Research has shown that inflammation is the “universal brain destructor” and this beloved Indian spice is packed with antioxidants, particularly curcumin, one of the most potent and naturally occurring anti-inflammatory agents ever identified.
Other benefits of turmeric include:
Leafy greens such as kale, spinach, collards, and broccoli are rich in brain-healthy nutrients like vitamin K, lutein, folate, and beta carotene. Research suggests these plant-based foods may help slow cognitive decline.
Cauliflower provides us with additional vitamin K, which is necessary for blood clotting and bone-mineral density. Plus, since cruciferous veggies contain a compound called glucosinolates, they can help protect your blood vessels. They eliminate harmful carcinogens from affecting DNA that could ultimately lead to cognitive decline.
Eating more nuts and seeds may be good for the brain, as these foods contain omega-3 fatty acids and antioxidants. Studies have found that a higher overall nut intake was linked to better brain function in older age, as nuts and seeds are also rich sources of the antioxidant vitamin E, which protects cells from oxidative stress caused by free radicals. Research has found that vitamin E may also contribute to improved cognition and reduced risk of Alzheimer’s disease.
Nuts are a great source of vitamin E along with leafy green vegetables, asparagus, olives, seeds, eggs, brown rice, and whole grains.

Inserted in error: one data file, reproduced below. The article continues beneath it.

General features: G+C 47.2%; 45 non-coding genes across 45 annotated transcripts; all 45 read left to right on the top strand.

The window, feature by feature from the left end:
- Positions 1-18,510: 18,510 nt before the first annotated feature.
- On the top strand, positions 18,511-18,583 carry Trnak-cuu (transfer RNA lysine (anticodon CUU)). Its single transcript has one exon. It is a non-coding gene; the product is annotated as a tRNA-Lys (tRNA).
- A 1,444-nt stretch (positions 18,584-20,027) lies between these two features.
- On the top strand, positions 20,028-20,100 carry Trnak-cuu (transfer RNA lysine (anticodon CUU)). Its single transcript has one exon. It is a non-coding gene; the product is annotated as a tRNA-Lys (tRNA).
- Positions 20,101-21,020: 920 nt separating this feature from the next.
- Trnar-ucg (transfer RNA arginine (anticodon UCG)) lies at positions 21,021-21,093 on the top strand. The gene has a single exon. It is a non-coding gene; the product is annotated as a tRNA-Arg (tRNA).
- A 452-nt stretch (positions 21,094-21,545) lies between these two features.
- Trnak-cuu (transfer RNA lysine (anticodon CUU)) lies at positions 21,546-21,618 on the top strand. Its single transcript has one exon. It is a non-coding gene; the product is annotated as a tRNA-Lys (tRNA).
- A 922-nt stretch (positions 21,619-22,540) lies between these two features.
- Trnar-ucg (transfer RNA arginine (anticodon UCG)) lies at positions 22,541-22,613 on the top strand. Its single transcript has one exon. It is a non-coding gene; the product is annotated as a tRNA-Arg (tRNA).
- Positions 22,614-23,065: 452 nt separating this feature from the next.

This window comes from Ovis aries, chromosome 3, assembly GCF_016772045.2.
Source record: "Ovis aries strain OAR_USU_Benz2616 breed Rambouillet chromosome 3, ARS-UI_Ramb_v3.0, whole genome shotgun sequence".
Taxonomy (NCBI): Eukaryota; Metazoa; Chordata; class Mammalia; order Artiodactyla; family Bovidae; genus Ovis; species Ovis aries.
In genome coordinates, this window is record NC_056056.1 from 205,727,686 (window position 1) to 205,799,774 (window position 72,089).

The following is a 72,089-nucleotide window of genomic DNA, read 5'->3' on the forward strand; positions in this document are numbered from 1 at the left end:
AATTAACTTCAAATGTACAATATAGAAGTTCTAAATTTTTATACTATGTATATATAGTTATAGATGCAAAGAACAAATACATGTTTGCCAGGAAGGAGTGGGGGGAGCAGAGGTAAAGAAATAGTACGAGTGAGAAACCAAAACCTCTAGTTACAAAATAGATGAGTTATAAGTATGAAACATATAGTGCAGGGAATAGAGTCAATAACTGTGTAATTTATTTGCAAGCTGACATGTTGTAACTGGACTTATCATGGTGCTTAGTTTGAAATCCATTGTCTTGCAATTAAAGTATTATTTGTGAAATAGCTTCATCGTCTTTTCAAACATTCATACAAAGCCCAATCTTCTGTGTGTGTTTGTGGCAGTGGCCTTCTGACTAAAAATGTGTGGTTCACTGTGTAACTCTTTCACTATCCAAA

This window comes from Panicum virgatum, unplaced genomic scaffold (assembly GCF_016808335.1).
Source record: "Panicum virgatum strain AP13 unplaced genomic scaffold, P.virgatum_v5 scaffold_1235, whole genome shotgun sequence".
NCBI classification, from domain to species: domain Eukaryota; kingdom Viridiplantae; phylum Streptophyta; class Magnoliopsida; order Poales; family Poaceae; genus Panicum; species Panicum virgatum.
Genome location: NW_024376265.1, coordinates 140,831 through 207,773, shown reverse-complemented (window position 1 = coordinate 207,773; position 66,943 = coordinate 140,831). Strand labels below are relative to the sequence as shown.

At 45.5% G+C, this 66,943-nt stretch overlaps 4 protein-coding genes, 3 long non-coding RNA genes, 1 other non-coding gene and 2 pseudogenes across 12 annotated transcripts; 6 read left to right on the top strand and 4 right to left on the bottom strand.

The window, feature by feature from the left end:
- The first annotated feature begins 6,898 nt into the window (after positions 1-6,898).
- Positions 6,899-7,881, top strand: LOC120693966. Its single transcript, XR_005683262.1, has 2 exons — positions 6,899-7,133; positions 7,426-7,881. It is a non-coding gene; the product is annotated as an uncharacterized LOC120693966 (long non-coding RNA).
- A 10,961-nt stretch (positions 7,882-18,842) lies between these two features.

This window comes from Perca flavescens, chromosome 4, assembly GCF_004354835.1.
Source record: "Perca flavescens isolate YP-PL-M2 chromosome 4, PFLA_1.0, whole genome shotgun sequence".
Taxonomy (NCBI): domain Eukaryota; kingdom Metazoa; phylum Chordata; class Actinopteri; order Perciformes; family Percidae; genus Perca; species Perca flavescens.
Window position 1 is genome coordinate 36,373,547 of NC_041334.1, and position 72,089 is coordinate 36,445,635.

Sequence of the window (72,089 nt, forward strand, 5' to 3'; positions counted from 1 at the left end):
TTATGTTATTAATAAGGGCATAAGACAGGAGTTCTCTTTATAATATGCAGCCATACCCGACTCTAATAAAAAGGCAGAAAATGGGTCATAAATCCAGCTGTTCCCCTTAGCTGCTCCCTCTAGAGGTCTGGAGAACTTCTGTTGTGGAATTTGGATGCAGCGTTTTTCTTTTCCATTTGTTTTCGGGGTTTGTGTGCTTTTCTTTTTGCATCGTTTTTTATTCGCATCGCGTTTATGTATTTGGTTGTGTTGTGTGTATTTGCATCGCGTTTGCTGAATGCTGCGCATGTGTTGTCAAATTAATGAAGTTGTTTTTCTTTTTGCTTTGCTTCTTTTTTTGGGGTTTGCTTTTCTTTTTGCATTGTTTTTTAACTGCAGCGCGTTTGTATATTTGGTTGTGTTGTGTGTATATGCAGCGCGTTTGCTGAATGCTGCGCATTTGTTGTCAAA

Eggs are a good source of several nutrients tied to brain health, including vitamins B6 and B12, folate, and choline. Choline is an important micronutrient that your body uses to create acetylcholine, a neurotransmitter that helps regulate mood and memory.
Eating eggs is an easy way to get choline, given that egg yolks are among the most concentrated sources of this nutrient.
Adequate intake of choline is 425 mg per day for most women and 550 mg per day for men, with just a single egg yolk containing 112 mg.
Dating back to 1597, ancient herbalists cited that sage was good for the brain and has the ability to quicken nerves and memory.
Sage may possess memory-enhancing properties, and a research review published in Evidence-Based Complementary and Alternative Medicine identified sage as one of the herbs that may be beneficial to Alzheimer’s patients.
|In addition to a healthy diet, exercise also helps to keep our brains sharp. Research suggests that regular exercise improves cognitive function, slows down the mental aging process, and helps us process information more effectively. Experts recommend at least 150 minutes of exercise per week to support the brain and body. Along with diet and exercise, here are a few additional tips to optimize your brain function: |
Not eating too much or too little
Getting enough sleep
Reducing stress through yoga, mindfulness, or meditation
Reducing alcohol intake
Taking brain power supplements